Consequently, the court decided to adjourn the motion, pending submissions from the Accountant and BMO. The court emphasized the necessity of a fair determination on whether the letter of credit met statutory requirements and whether it imposed inappropriate duties on the Accountant.

Applicability in Alberta

Procedurally, this result could not have arisen in Alberta. Applications to vacate liens via posting security in Alberta must be on notice to the lienholder. As such, the lienholder will always have the opportunity to review the proposed form of security (whether letter of credit, lien bond, or cash) to determine its appropriateness.

In terms of the adequacy of letters of credit as security to vacate liens, the Prompt Payment and Construction Lien Act allows “security” to be given or cash payment into court. Lien bonds are the most common form of “security”, yet letters of credit are also routinely used, particularly by commercial owners who have access to banking facilities but not surety bonding.

However, the arguments raised by TruGrp would likely apply in Alberta and elsewhere in Canada as well. Namely, a court must be satisfied with the adequacy of proposed security in order for it to stand in place of the lands to vacate a lien. The Courts of Appeal of Manitoba and Alberta considered the adequacy of lien bonds in place of cash in court in Bird Construction Group v Trotter and Morton Industrial Contracting Inc and Tempo Alberta Electrical Contractors Co. Ltd. v Man-Shield (Alta) Construction Inc., which demonstrates that courts will scrutinize the proposed form of security to vacate liens.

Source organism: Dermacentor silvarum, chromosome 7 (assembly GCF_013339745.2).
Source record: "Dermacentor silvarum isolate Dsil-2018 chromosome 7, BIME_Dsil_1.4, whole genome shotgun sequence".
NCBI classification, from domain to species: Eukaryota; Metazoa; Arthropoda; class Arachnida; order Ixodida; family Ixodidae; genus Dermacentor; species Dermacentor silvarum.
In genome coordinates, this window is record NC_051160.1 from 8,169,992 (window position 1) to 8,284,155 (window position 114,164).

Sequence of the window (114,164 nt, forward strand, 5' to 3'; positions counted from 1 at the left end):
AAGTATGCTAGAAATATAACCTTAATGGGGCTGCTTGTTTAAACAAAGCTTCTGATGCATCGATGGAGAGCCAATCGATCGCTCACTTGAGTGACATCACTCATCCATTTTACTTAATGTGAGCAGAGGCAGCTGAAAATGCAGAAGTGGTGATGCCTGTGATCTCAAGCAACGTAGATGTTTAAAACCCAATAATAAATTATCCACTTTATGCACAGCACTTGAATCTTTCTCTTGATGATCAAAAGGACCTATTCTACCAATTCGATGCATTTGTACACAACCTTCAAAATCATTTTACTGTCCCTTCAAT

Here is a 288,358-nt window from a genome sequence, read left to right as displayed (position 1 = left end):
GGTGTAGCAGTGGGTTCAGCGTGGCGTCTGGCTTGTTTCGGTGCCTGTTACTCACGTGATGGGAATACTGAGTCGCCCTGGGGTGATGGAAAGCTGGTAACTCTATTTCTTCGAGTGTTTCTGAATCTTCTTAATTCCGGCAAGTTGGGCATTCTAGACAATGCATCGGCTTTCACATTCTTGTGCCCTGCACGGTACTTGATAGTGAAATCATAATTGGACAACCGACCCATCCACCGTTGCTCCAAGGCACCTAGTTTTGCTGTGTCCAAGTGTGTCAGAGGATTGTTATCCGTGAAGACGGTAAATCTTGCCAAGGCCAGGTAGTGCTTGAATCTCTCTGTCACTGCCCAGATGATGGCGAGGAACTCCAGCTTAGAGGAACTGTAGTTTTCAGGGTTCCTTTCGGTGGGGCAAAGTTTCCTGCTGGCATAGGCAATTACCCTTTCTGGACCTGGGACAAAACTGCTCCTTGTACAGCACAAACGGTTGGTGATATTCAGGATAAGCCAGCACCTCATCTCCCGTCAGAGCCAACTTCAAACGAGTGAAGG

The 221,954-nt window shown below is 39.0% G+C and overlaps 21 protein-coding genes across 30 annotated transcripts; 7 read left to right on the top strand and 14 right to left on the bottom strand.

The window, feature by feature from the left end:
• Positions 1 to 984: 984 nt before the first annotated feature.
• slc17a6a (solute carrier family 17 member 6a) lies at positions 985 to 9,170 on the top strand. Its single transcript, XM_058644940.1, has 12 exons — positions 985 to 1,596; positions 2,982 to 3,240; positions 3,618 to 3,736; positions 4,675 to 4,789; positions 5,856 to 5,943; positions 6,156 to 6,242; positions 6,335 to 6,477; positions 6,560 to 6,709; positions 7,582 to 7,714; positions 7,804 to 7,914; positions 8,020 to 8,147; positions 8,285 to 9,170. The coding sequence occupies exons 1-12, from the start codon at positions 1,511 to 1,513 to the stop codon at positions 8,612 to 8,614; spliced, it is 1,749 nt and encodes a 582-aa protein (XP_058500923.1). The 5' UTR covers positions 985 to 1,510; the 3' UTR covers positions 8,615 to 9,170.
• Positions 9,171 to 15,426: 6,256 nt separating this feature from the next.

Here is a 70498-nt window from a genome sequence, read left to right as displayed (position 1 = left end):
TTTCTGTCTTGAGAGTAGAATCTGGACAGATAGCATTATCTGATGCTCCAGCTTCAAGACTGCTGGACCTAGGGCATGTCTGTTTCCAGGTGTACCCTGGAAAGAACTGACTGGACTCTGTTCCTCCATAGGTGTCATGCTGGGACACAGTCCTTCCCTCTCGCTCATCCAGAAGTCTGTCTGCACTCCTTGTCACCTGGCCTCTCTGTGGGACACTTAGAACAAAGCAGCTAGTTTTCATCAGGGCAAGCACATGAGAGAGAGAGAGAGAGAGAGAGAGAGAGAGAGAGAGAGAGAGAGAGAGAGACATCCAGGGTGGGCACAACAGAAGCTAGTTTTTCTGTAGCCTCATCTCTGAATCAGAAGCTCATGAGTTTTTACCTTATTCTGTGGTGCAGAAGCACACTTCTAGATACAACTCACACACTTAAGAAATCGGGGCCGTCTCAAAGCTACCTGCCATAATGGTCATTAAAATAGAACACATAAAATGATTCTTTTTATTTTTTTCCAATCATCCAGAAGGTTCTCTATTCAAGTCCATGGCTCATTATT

Although the court did not make a decision on the adequacy of letters of credit as security for liens in this case, the concerns raised by both parties provide important insights that can help mitigate the potential risks associated with using letters of credit as lien security:

  • Due diligence on security instruments: ensure that any letters of credit or other security instruments comply with statutory requirements and are free from contingencies that could render them unenforceable.
  • Understand the role of the custodian: be aware of the limitations and obligations of the Court in handling security. Their role is crucial in maintaining the validity and enforceability of these instruments.
  • Monitor security renewals: keep track of renewal dates for letters of credit and other security instruments to ensure they remain valid and enforceable throughout the duration of your lien claim.

This case underscores the complexities of posting security to vacate construction liens. At Field Law, our experienced construction team can help navigate these challenges, ensuring your interests are protected in construction disputes. Contact Anthony Burden in Calgary or Ryan Krushelnitzky in Edmonton with any questions related to this case, liens, or security for liens.


Link to decision: TruGrp Inc. v. Karmina Holdings Inc., 2024 ONSC 2165